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How to successfully follow up with anyone

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I’ll bet that some of you have a stack of business cards in a snarl of rubber bands on your desk. It’s right next to that pile of spare change and the cell phone charger that doesn’t match your current device.

Those business cards are a constant reminder of all the following up you’re not doing, but would be doing, could be doing, should be doing.

Follow up is so important. That’s why I write about it often. (I guess that’s my way of following up.)

Not following up with connections you make and the people you meet is kind of like not connecting with or meeting them at all.

Following through is just as important as following up. Following through (the act of continuing a plan, project, scheme, or the like to its completion) is an important part of following up (to maintain contact with someone so as to monitor the effects of earlier activities).

If you don’t follow through, no one will ever follow up with you. Naturally, they’ll be less inclined to follow up with you if you haven’t followed up with them, in which case there’s very little follow through.

Then there’s following someone on Twitter. Or Instagram. Or at the mall — which might be considered stalking. Best just to follow up.

Follow that?

If you’re still with me, here’s when and how to follow up after networking at your next event.

If you meet someone at an event and they tell you they’re interested in becoming a client, you should definitely follow up. But you already knew that. Of course, if you can become their client, get in touch with them. But again, you knew that too!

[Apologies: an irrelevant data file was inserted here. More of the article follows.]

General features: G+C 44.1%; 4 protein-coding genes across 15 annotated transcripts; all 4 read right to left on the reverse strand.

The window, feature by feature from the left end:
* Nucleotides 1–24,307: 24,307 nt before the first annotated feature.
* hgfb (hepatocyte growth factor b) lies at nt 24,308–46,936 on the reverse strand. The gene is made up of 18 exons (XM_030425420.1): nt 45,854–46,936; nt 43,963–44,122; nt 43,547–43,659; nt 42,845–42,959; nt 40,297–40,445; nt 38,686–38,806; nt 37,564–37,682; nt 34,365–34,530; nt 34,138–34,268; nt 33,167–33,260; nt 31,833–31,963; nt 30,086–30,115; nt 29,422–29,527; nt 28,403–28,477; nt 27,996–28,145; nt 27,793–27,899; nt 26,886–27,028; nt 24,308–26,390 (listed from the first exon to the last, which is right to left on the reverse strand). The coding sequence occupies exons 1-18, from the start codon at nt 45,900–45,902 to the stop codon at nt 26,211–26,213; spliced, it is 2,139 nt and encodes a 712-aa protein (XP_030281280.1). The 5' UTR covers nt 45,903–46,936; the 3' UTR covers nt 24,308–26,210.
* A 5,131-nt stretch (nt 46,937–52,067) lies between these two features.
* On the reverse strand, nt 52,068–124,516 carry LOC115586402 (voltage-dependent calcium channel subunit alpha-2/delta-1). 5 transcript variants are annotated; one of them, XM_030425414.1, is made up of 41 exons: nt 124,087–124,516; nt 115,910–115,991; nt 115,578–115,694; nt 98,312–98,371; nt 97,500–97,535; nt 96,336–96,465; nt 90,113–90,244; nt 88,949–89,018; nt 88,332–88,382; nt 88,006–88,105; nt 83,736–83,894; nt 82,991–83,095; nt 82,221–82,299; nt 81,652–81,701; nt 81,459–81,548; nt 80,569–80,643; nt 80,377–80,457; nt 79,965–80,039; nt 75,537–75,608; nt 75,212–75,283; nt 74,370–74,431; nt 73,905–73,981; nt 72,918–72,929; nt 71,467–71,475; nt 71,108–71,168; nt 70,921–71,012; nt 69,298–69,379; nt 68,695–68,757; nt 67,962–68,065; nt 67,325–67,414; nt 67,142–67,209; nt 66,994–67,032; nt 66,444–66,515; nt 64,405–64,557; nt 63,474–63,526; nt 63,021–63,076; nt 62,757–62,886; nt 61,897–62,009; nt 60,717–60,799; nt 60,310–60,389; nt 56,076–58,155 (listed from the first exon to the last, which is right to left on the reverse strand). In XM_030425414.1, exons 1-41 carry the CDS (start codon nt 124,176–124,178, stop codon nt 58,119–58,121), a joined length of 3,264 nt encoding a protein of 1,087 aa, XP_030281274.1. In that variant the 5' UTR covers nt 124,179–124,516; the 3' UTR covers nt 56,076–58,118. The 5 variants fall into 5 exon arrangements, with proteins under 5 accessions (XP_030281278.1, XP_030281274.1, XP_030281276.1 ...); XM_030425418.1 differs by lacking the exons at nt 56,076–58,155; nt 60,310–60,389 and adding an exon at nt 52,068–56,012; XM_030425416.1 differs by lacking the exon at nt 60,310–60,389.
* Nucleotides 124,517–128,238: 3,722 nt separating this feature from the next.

If you meet someone you like and can help them, you should follow up — or invite them to do so.

If you meet someone you like and they can help you; yes, you should follow up.

The best scenario is if you can help one another. Even better if you can refer each other business. Or job opportunities. Or recruits to be hired.

If none of these scenarios apply, then there’s no reason to follow up or follow through. You don’t have to stay in touch with everyone you meet. How many of those business cards on your desk do you really need to keep?

Reconnecting with someone can be a face-to-face meeting (best), a Skype call (still face-to-face, but not as good) or a phone meeting. Whatever makes the most sense.

Here are some best practices that might help you follow through on your follow-up.

See also: 9 ways to improve your networking skills

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1. Start in the presentation phase.

There are four phases to networking — Preparation, Presentation, Follow Up, and Maintenance. Preparation is doing your homework before an event or meeting. Presentation is introducing yourself (or getting yourself introduced) to others; having great conversations, offering the infamous elevator speech and exchanging business cards. The follow-up starts there, in the Presentation phase, with you saying something like, “Does it make sense for us to exchange cards and I promise to follow up with you to explore ways to refer each other business?” Now when you follow through with an email, phone call, or text (no, really!), you’ve already established yourself as reliable and serious. You will get that email, phone call or text returned.